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University of Huddersfield Student Rep
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#7
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#7
(Original post by noodlestopshop_)
I am really wanting to get A/A*'s and I'm kind of debating how much revision is too little and how much is too much? How much do you guys recommend spending on one subject a day and how many days a week do you revise?
Hi noodlestopshop_

In theory, you should revise for about two hours every day in the month leading up to your exam. That should allow you enough time to perfect your exam technique in time to ace those exams. Revision every day keeps your brain constantly in that revision headspace. However, try not to burn yourself out by doing too much - take breaks on a weekend, allowing for rest and recuperation. Revision timetables are also a perfect way to sort out your revision so that you don't revise for too long (or not long enough). Have you heard of the POMDORO technique? Traditionally, you work for 25 minute periods with a 5 minute break in-between. This way of working maximises your efficiency and productivity, leading to more effective revision

All the best,

~ Leanne, 2nd year Midwifery Student
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Liverpool Hope University
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#8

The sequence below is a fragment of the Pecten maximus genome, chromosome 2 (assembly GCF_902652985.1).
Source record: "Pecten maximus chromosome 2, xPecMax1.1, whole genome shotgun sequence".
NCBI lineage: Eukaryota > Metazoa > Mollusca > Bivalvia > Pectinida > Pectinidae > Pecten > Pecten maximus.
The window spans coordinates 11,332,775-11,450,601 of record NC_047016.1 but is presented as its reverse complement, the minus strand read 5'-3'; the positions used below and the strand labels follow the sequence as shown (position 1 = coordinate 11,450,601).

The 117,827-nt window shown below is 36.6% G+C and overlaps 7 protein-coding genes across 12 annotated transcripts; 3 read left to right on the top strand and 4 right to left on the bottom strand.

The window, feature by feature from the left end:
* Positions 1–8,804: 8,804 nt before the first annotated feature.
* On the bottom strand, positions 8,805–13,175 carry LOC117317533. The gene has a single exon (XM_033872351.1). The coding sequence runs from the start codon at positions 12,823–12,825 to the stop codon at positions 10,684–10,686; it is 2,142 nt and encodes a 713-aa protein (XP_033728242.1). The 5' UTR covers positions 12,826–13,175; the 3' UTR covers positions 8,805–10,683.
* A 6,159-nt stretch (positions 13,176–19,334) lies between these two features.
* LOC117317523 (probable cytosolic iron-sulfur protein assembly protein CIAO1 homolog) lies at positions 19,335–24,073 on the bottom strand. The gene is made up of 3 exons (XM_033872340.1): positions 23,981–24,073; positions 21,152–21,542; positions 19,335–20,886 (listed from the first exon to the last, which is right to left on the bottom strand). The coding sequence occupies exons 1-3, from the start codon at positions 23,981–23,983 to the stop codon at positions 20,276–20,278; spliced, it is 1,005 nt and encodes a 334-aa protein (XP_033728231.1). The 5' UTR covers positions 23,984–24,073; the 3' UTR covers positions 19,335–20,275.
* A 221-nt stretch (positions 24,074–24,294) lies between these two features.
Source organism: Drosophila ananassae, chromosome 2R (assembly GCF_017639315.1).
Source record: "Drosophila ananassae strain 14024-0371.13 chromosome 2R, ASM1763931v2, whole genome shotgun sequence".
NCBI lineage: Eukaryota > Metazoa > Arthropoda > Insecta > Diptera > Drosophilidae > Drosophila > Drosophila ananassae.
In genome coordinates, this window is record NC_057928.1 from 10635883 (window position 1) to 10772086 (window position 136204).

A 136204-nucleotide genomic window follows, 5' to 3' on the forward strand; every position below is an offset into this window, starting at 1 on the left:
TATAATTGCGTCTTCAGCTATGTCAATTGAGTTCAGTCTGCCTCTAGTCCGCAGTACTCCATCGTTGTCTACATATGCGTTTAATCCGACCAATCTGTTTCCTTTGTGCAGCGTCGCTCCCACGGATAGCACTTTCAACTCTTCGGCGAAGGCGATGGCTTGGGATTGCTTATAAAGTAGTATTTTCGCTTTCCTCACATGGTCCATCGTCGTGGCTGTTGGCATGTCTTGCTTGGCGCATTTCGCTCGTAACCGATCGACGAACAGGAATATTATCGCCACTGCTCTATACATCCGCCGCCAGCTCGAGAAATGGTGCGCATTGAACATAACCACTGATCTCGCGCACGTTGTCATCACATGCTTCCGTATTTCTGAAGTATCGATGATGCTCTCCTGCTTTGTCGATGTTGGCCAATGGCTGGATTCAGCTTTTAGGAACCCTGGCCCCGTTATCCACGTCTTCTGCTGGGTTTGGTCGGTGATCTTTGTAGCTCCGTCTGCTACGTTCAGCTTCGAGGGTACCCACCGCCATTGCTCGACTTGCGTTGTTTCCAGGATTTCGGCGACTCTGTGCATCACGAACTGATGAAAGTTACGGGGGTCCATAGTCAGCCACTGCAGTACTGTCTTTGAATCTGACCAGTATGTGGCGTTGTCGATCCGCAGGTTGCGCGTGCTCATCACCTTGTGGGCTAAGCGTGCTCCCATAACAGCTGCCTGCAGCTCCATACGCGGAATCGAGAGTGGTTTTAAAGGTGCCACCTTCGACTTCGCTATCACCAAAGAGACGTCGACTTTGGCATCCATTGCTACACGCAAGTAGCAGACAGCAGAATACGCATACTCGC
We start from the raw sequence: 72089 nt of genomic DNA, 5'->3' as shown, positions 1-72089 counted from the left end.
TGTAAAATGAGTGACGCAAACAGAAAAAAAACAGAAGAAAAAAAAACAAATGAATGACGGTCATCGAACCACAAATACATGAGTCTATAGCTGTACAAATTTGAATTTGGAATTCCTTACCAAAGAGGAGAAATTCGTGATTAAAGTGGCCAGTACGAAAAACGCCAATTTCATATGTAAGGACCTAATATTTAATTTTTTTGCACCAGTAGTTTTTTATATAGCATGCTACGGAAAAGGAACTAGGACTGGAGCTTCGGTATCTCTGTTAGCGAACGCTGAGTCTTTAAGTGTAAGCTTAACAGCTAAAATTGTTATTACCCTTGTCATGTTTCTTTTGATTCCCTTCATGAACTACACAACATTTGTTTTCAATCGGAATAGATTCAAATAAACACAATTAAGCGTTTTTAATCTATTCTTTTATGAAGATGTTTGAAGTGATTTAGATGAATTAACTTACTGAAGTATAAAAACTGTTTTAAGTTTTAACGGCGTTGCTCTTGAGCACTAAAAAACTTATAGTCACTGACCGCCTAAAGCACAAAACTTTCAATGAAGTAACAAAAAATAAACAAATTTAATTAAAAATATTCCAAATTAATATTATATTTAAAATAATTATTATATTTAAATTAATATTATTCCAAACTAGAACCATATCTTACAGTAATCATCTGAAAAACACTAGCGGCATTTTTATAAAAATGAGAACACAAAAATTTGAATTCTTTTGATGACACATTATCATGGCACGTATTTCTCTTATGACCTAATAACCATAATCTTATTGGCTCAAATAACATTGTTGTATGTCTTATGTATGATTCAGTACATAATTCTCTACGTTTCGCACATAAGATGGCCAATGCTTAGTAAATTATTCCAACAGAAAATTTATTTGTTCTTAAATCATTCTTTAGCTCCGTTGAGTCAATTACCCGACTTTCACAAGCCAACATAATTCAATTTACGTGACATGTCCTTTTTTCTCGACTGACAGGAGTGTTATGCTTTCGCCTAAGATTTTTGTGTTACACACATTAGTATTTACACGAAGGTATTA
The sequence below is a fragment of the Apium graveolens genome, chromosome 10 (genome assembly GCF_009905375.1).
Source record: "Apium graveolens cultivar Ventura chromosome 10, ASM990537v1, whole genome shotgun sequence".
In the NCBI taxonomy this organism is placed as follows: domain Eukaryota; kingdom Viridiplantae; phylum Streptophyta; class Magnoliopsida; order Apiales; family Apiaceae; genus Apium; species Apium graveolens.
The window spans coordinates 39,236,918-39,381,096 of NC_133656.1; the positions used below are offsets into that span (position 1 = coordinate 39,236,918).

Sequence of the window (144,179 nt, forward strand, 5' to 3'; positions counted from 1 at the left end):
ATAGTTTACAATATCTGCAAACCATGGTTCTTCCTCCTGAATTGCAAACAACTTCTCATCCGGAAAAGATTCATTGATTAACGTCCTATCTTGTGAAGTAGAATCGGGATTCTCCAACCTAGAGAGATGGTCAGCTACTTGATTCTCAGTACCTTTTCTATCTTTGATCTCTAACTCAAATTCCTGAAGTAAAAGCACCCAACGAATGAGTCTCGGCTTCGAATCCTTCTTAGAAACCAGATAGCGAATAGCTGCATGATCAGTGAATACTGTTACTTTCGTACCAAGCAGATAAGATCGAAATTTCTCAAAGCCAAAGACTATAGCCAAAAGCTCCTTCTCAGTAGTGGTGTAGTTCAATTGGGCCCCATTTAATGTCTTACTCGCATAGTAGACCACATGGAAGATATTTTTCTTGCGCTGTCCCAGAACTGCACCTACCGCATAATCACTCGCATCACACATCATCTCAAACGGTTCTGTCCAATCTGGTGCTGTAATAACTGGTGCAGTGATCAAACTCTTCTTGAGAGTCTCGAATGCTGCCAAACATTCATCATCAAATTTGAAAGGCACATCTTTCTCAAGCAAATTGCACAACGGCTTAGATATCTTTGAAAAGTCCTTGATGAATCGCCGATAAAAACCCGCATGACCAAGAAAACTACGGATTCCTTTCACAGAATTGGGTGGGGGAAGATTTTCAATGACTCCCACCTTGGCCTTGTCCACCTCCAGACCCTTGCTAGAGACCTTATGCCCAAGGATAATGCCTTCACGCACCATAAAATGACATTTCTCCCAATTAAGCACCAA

(Original post by noodlestopshop_)
I am really wanting to get A/A*'s and I'm kind of debating how much revision is too little and how much is too much? How much do you guys recommend spending on one subject a day and how many days a week do you revise?
Hi

There is no one rule for how much revision you should do as people have different learning styles, attention spans and ways of retaining information.

Try not to put so much emphasis on the amount of time you spend studying but rather how effective that study is for you. There's no point in spending hours and hours on a revision style that doesn't help you retain information. I would also advise that you vary your revision and use a lot of resources such as mock tests, flashcards and group revision and make it as fun and engaging as possible to avoid burnout.

I hope this helps.

Laura :rave:
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noodlestopshop_
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#9
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#9
(Original post by Jess_Lomas)
I'm not trying to be mean but if you don't want to do two hours a day then I don't think its very likely your going to get A/A* unless your a genius that doesn't need to do any revision